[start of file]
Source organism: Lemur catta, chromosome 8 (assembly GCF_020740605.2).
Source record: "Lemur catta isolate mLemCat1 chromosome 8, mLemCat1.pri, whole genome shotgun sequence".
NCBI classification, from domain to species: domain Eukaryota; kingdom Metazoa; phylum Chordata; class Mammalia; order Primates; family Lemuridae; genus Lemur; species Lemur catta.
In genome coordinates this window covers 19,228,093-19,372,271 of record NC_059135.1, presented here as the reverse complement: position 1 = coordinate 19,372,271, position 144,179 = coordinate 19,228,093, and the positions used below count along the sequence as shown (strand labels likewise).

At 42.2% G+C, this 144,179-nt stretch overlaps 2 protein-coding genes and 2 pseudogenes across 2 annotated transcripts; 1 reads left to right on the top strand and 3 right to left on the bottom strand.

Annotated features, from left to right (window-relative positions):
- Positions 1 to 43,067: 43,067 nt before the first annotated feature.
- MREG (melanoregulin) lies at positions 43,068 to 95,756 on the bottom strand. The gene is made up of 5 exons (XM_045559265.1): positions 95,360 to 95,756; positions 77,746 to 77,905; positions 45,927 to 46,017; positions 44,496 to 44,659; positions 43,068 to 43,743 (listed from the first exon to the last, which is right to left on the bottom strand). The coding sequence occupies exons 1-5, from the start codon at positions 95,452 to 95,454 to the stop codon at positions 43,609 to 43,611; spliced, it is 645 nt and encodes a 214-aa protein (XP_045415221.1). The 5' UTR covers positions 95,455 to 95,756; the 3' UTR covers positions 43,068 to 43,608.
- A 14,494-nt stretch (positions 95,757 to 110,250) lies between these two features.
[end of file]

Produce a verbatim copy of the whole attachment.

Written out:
Source organism: Lemur catta, chromosome 8 (assembly GCF_020740605.2).
Source record: "Lemur catta isolate mLemCat1 chromosome 8, mLemCat1.pri, whole genome shotgun sequence".
NCBI classification, from domain to species: domain Eukaryota; kingdom Metazoa; phylum Chordata; class Mammalia; order Primates; family Lemuridae; genus Lemur; species Lemur catta.
In genome coordinates this window covers 19,228,093-19,372,271 of record NC_059135.1, presented here as the reverse complement: position 1 = coordinate 19,372,271, position 144,179 = coordinate 19,228,093, and the positions used below count along the sequence as shown (strand labels likewise).

At 42.2% G+C, this 144,179-nt stretch overlaps 2 protein-coding genes and 2 pseudogenes across 2 annotated transcripts; 1 reads left to right on the top strand and 3 right to left on the bottom strand.

Annotated features, from left to right (window-relative positions):
- Positions 1 to 43,067: 43,067 nt before the first annotated feature.
- MREG (melanoregulin) lies at positions 43,068 to 95,756 on the bottom strand. The gene is made up of 5 exons (XM_045559265.1): positions 95,360 to 95,756; positions 77,746 to 77,905; positions 45,927 to 46,017; positions 44,496 to 44,659; positions 43,068 to 43,743 (listed from the first exon to the last, which is right to left on the bottom strand). The coding sequence occupies exons 1-5, from the start codon at positions 95,452 to 95,454 to the stop codon at positions 43,609 to 43,611; spliced, it is 645 nt and encodes a 214-aa protein (XP_045415221.1). The 5' UTR covers positions 95,455 to 95,756; the 3' UTR covers positions 43,068 to 43,608.
- A 14,494-nt stretch (positions 95,757 to 110,250) lies between these two features.